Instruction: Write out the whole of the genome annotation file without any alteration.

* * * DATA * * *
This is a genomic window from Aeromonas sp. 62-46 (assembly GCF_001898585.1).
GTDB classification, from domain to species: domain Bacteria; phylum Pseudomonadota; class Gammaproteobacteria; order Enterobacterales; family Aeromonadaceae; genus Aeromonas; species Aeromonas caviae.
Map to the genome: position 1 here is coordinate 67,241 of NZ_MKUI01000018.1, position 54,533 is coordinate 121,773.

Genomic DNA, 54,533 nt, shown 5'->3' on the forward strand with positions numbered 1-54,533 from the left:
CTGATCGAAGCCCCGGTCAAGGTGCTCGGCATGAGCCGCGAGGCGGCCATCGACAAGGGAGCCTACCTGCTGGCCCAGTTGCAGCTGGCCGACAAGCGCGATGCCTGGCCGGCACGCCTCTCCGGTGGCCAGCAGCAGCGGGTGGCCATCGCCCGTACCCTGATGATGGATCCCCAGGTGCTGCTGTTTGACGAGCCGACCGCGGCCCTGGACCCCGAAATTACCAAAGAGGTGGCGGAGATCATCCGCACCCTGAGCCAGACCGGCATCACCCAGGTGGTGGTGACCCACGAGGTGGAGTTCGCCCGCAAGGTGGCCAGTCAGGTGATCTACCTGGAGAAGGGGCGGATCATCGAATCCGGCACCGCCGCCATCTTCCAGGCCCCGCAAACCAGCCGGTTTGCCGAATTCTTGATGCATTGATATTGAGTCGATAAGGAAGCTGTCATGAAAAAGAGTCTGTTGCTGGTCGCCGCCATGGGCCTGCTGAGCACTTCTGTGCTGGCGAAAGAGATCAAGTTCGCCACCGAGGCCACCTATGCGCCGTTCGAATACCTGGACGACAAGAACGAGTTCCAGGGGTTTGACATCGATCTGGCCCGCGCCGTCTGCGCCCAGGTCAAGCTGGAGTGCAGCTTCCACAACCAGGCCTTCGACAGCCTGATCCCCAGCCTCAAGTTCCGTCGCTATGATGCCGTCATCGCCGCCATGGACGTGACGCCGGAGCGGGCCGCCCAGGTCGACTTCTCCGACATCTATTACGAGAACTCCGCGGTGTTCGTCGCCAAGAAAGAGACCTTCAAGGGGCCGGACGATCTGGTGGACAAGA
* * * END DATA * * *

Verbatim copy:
This is a genomic window from Aeromonas sp. 62-46 (assembly GCF_001898585.1).
GTDB classification, from domain to species: domain Bacteria; phylum Pseudomonadota; class Gammaproteobacteria; order Enterobacterales; family Aeromonadaceae; genus Aeromonas; species Aeromonas caviae.
Map to the genome: position 1 here is coordinate 67,241 of NZ_MKUI01000018.1, position 54,533 is coordinate 121,773.

Genomic DNA, 54,533 nt, shown 5'->3' on the forward strand with positions numbered 1-54,533 from the left:
CTGATCGAAGCCCCGGTCAAGGTGCTCGGCATGAGCCGCGAGGCGGCCATCGACAAGGGAGCCTACCTGCTGGCCCAGTTGCAGCTGGCCGACAAGCGCGATGCCTGGCCGGCACGCCTCTCCGGTGGCCAGCAGCAGCGGGTGGCCATCGCCCGTACCCTGATGATGGATCCCCAGGTGCTGCTGTTTGACGAGCCGACCGCGGCCCTGGACCCCGAAATTACCAAAGAGGTGGCGGAGATCATCCGCACCCTGAGCCAGACCGGCATCACCCAGGTGGTGGTGACCCACGAGGTGGAGTTCGCCCGCAAGGTGGCCAGTCAGGTGATCTACCTGGAGAAGGGGCGGATCATCGAATCCGGCACCGCCGCCATCTTCCAGGCCCCGCAAACCAGCCGGTTTGCCGAATTCTTGATGCATTGATATTGAGTCGATAAGGAAGCTGTCATGAAAAAGAGTCTGTTGCTGGTCGCCGCCATGGGCCTGCTGAGCACTTCTGTGCTGGCGAAAGAGATCAAGTTCGCCACCGAGGCCACCTATGCGCCGTTCGAATACCTGGACGACAAGAACGAGTTCCAGGGGTTTGACATCGATCTGGCCCGCGCCGTCTGCGCCCAGGTCAAGCTGGAGTGCAGCTTCCACAACCAGGCCTTCGACAGCCTGATCCCCAGCCTCAAGTTCCGTCGCTATGATGCCGTCATCGCCGCCATGGACGTGACGCCGGAGCGGGCCGCCCAGGTCGACTTCTCCGACATCTATTACGAGAACTCCGCGGTGTTCGTCGCCAAGAAAGAGACCTTCAAGGGGCCGGACGATCTGGTGGACAAGA